Tkachuk may not want to play the comparison game, but it is a fact of life when your father is arguably one of the top American players to ever lace up skates. Again, it is something that Tkachuk said he doesn’t consider, although he admits it has been a regular theme in his development.
“It’s something that I’ve dealt with my whole life,” Tkachuk said. “You deal with scrutiny and you deal with comparisons. It’s all part of the game and it’s all part of how I was brought up.
“I can’t control that; all I can control is how I play the game.”
Hunter, who knows a little something about the subject himself, said that bloodlines play a role, but are not the ultimate indicator of success.
“It’s more something that you can have a bit of a measuring stick,” Hunter explained. “When you look at him, you see a lot of his dad, so you can kind of see where he plays, where someone who doesn’t have that you’re left saying, ‘Well, he kind of looks like that kind of player.’
“I wouldn’t say it’s a be-all-and-end-all, but if they had bloodlines it counts for something.”
Keith Tkachuk was drafted 19th overall and finished his career with 538 goals and 1,065 points in 1,201 regular season games. He added 56 points in 89 playoff games. The younger Tkachuk insists he is not looking to ‘out-draft’ his dad – even in a friendly way – because he realizes what kind of player his father really was.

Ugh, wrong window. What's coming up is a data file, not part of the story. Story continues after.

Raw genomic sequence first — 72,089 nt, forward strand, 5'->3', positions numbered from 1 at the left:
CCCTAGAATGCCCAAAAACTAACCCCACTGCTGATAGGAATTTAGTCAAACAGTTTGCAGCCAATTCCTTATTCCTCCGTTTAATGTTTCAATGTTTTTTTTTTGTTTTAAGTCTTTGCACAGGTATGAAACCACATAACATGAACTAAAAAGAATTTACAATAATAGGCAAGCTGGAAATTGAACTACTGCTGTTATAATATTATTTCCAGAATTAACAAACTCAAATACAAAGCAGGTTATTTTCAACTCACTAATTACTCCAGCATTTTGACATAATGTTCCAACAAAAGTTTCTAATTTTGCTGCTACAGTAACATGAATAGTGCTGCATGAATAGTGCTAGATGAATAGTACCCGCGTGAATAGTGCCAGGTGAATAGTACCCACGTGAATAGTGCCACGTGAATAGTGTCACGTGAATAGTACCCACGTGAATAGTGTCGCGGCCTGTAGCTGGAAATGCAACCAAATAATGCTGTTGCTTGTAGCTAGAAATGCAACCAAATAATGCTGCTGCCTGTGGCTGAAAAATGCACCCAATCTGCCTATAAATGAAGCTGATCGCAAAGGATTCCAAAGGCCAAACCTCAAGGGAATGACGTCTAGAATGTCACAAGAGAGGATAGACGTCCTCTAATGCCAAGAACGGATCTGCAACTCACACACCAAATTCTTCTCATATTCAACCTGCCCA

“Even though he got drafted 19th, he’s probably in the top three of that draft class,” Tkachuk said. “That’s something I want to do — not only be one of the best in my draft class, but be one of the best in the game.
“If I had the career he did, it would be the best, but right now I’m just focusing up on finishing the year here in London and helping this team win the Memorial Cup.”
Tkachuk calls St. Louis, MO home – which, until recently, so too did the NFL’s Rams. Tkachuk lamented the loss of the football team.
“Yeah. I mean it sucks. But I guess it’s for the best,” he said. “They weren’t having the greatest seasons in St. Louis and I know the fans really cared, but it’s one of those things where [the fans] can’t control it because the rest of the owners that picked them to move.”
But Tkachuk’s focus isn’t on the gridiron – it is on the ice. And in particular, taking the steps to get to where his father got – the NHL. He is approaching his development and the identification of what he needs to improve with a very specific focus.
“Just be more of a pro,” he said. “If I want to make the NHL in the next couple of years, then there are many things I need to focus on: speed, strength, keeping my skills intact and not dropping off. I want to get quicker and I want to get stronger.”
Hunter said while he sees Matthew’s father in him, he also makes a comparison to a player with whom he is extremely familiar – a teammate on the London Knights from the 2001-02 to 2004-05 season. A teammate who was also a first round NHL Draft pick.
A player named Corey Perry.
“Like any young player, [Tkachuk] can always improve on his d-zone. His instincts are very, very good, but he’s an offensive guy,” Hunter said. “He has that ability to turn himself into a Corey Perry-type player, where [in the OHL] he was offensive, but he knew how to play.
“And up there he turned himself into… well, an offensive juggernaut, but one that could play D as well. I think [Tkachuk] has the ability to do that. We don’t have to call on him as much to do that, but it’s something that he will learn and apply pretty easily.”
Follow Jason Menard on Twitter via @